American School (economics)  

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-'''Mercantilism''' was the dominant school of economic thought throughout the [[early modern period]] (from the 16th to the 18th century). Internationally, mercantilism encouraged the many [[European war]]s of the period and fueled [[European imperialism]]. Academic belief in mercantilism began to fade in the late 18th century, as the arguments of [[Adam Smith]] and the other [[classical economics|classical economists]] won out. Today, mercantilism (as a whole) is rejected by economists, though some elements are looked upon favorably by non-economists.+==See also==
- +*[[History of economic thought]]
-The related school of [[economic nationalism]], which emphasizes the nation and government intervention but deemphasizes bullion in favor of productive capacity, has been and continues to be a dominant model of [[development economics]], as practiced in the 19th century in United States in the [[National System]], Germany in the [[Zollverein]], and Japan, and as practiced in the late 20th and early 21st century by other Asian nations such as the [[Four Asian Tigers]] of Hong Kong, South Korea, Taiwan, and Singapore, and most significantly, China.+*[[Historical school of economics]]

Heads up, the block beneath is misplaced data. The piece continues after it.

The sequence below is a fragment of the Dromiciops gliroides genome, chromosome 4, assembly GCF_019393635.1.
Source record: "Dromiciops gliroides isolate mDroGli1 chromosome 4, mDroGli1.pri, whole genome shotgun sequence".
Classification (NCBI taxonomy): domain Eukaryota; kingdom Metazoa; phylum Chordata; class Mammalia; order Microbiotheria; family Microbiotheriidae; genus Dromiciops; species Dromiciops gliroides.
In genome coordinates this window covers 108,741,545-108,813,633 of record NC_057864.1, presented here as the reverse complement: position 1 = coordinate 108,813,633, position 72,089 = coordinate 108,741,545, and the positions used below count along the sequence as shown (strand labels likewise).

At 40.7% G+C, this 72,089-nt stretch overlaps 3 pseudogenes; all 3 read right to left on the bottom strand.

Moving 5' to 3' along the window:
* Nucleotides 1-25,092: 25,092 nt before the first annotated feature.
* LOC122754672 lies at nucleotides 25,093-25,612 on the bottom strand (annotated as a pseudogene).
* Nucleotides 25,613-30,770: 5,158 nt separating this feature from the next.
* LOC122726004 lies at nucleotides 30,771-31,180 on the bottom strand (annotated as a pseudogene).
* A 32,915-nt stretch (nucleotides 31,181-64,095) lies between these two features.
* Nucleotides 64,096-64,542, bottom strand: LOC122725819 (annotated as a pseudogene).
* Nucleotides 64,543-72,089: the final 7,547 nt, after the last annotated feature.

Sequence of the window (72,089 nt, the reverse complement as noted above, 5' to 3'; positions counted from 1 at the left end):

-The export-led economies of present-day Japan and Germany are also cited as latter-day variants of mercantilism.+*[[Anders Chydenius]]
 +*[[Daniel Raymond]]
 +*[[David Ricardo]]
 +*[[Johann Heinrich von Thünen]]
 +*[[John Stuart Mill]]
 +*[[Thomas Malthus]]
 +*[[William Petty]]
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